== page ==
December 11, 2019

    Michael Chabon's The Amazing Adventures of Kavalier and Clay gets TV adaptation; Bloomberg buys CityLab

    At the New York Times, Emma Goldberg looks at the decline of feminist blogs and websites. After a decade of feminist publishing, a wave of websites like The Hairpin, The Toast, and most recently, Feministing, have shut down. “It was this amazing moment where we were making careers out of blogging in our underwear. Now it’s not a good time for start-up media,” former Feministing editor and current Teen Vogue editor Samhita Mukhopadhyay said of the era. “I worry that people are afraid to align themselves with publications that are explicitly feminist.”

    Michael Chabon’s The Amazing Adventures of

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  • Esmé Weijun Wang. Photo: Kristin Cofer
    December 10, 2019

    Esmé Weijun Wang signs two-book deal with Riverhead; Nobel literature laureates give lectures

    Esmé Weijun Wang has signed a two-book deal with Riverhead, Entertainment Weekly reports. The announcement included details about the two upcoming titles: Soft Animals will be a novel “about a chronically ill woman who moves into a small-town lodge with her volatile husband after inheriting it from the parents of a hate-crime victim,” while The Unexpected Shape will be a nonfiction book that explores “the balance between ambition and limitation in contemporary life.” Publication dates have not been announced.

    The 2019 Nobel literature laureates have given their lectures. Olga Tokarczuk spoke

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  • Jia Tolentino
    December 09, 2019

    The finalists for the 2019 John Leonard Prize have been announced

    In our favorite podcast of the week, book critic Parul Sehgal discusses Patricia Highsmith’s Ripley series with Terry Castle, Gillian Flynn, and Hanya Yanagihara. Highlight: when Alexander Chee compares Ripley to Bugs Bunny.

    Oprah magazine has posted a list of “31 LGBTQ Books That’ll Change the Literary Landscape in 2020.” Included on the list are novels by Garth Greenwell and Ilana Masad, poetry collections by Danez Smith and Mark Bibbins, debuts by Kate Milliken and Tomasz Jedrowski, memoirs by Jennifer Finney Boylan and Paul Lisicky, genre-defying work by Jenn Shapland, and more.


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  • Lisa Taddeo. Photo: J. Waite
    December 06, 2019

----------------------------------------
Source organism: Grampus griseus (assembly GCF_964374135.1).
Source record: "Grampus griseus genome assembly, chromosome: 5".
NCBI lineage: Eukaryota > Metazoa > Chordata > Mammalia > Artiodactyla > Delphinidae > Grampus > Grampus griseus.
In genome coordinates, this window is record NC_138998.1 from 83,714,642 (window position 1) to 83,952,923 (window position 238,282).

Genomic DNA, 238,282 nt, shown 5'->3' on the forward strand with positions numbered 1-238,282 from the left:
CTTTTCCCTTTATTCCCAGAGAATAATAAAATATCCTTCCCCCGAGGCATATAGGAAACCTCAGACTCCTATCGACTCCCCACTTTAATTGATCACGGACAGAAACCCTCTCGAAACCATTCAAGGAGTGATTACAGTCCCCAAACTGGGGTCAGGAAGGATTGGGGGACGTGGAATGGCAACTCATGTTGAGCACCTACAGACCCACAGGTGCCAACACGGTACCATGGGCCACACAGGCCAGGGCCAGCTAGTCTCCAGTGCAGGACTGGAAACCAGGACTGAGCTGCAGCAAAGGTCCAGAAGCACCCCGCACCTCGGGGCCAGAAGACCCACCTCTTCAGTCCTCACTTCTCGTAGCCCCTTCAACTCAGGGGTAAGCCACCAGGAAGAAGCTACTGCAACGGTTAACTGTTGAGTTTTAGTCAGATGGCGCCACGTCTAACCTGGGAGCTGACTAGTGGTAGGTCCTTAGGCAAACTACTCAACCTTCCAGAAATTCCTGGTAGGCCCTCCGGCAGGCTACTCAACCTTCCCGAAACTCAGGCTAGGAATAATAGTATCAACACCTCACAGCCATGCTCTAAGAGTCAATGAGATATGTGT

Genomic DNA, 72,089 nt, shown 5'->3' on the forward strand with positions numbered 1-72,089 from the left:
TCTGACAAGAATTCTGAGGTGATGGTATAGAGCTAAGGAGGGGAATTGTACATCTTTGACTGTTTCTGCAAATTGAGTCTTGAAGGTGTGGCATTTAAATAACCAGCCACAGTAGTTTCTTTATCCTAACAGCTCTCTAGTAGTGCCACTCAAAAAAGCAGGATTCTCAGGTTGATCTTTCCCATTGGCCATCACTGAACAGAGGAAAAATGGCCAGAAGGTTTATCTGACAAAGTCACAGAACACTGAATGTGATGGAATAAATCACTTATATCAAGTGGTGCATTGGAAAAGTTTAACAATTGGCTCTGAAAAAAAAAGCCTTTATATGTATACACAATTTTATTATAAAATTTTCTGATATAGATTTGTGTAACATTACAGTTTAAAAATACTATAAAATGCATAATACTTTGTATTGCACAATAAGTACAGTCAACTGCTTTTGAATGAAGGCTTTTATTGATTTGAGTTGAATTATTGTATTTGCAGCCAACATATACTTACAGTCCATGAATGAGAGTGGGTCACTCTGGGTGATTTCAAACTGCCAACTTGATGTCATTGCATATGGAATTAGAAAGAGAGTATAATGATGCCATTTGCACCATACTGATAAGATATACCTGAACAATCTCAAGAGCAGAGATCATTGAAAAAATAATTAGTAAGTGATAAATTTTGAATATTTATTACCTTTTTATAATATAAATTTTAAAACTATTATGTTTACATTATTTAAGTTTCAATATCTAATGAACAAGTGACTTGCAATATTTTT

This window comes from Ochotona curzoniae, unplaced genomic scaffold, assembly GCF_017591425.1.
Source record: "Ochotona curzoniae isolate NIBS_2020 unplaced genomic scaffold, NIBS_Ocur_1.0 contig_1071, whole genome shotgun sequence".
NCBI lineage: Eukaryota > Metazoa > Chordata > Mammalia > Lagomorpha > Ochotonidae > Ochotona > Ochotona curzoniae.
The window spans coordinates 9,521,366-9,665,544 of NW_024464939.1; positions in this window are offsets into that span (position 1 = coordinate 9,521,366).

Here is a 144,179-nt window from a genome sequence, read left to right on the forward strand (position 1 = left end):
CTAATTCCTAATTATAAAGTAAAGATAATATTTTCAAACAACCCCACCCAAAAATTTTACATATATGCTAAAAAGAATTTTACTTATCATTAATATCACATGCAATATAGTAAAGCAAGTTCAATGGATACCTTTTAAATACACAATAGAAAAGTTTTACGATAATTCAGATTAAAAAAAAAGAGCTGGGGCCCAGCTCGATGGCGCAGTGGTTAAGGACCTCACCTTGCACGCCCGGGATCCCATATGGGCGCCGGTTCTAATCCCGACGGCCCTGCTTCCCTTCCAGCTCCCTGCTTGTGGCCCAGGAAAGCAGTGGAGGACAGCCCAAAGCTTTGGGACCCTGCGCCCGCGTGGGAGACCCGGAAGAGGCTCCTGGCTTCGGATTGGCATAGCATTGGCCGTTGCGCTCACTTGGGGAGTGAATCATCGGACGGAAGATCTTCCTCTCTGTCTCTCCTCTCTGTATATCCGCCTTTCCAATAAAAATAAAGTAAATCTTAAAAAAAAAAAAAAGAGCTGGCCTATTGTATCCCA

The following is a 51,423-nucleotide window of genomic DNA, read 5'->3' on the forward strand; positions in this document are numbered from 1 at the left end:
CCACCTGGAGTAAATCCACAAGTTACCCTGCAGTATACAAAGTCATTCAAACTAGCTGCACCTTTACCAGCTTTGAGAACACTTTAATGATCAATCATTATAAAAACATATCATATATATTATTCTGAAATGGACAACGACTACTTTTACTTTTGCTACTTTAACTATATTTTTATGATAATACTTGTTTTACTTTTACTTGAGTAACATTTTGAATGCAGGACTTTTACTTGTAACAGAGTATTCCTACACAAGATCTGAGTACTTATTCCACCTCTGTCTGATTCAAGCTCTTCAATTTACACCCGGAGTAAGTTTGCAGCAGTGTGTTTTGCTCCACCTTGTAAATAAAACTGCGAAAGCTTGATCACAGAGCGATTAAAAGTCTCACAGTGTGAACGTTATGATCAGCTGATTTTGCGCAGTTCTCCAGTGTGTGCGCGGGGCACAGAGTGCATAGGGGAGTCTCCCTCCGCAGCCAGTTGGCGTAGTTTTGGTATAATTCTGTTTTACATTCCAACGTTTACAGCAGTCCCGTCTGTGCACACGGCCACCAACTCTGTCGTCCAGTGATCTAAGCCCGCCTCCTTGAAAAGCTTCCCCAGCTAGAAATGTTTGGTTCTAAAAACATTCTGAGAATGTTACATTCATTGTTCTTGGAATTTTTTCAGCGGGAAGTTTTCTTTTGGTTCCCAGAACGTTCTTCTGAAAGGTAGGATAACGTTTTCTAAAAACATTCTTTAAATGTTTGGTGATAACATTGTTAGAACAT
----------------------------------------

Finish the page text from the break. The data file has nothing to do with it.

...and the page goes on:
Pulitzer Prize board creates new category; Lisa Taddeo on desire

    The Pulitzer Prize Board has created a new Audio Reporting award category for 2020. “The renaissance of audio journalism in recent years has given rise to an extraordinary array of non-fiction storytelling,” Pulitzer administrator Dana Canedy said in a statement. “To recognize the best of that work, the Pulitzer Board is launching an experimental category to honor it.”

    The Guardian talks to Lisa Taddeo about nuance, intimacy, and her recent book, Three Women. “We don’t want to see ourselves sometimes,” she said of the negative reaction to her book. “I’ve always liked to see myself in books.

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  • Akwaeke Emezi. Photo: Elizabeth Wirija
    December 05, 2019

    Sharon Marcus on capitalism and bildungsromans; Akwaeke Emezi on her new novel

    The 2019 Andy Warhol Foundation Arts Writers Grant Program recipients have been announced. Grantees include Jillian Steinhauer, Elvia Wilk, and more.

    Starting next month, Doreen St. Felix will be writing the television column for the New Yorker.

    The television rights to Jeff VanderMeer’s Borne novels have been bought by AMC Studios, Deadline reports.

    At The Believer, Sharon Marcus reflects on capitalism, bildungsromans, and Sally Rooney. “What happens to coming-of-age tales when young people who have been assigned little value beyond their capacity for labor no longer have any labor to

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  • Naja Marie Aidt. Photo: Mikkel Tjellesen
    December 04, 2019

    Ken Liu on translating Chinese science fiction; Naja Marie Aidt on writing through grief

    “I questioned myself many times: why would I take on the pain of writing this book––writing it in the middle of my raw grief, in the middle of my shock and my trauma?” Naja Marie Aidt tells John Freeman about writing her recently published book, When Death Takes Something from You Give It Back. “I didn’t want my son’s story to kind of meld into every book I would write in the future, and I also knew, most importantly, that, you know, I was completely changed as a human being, as a person, and maybe also as a writer. So I felt I had no choice but to find a way to express this, or explore this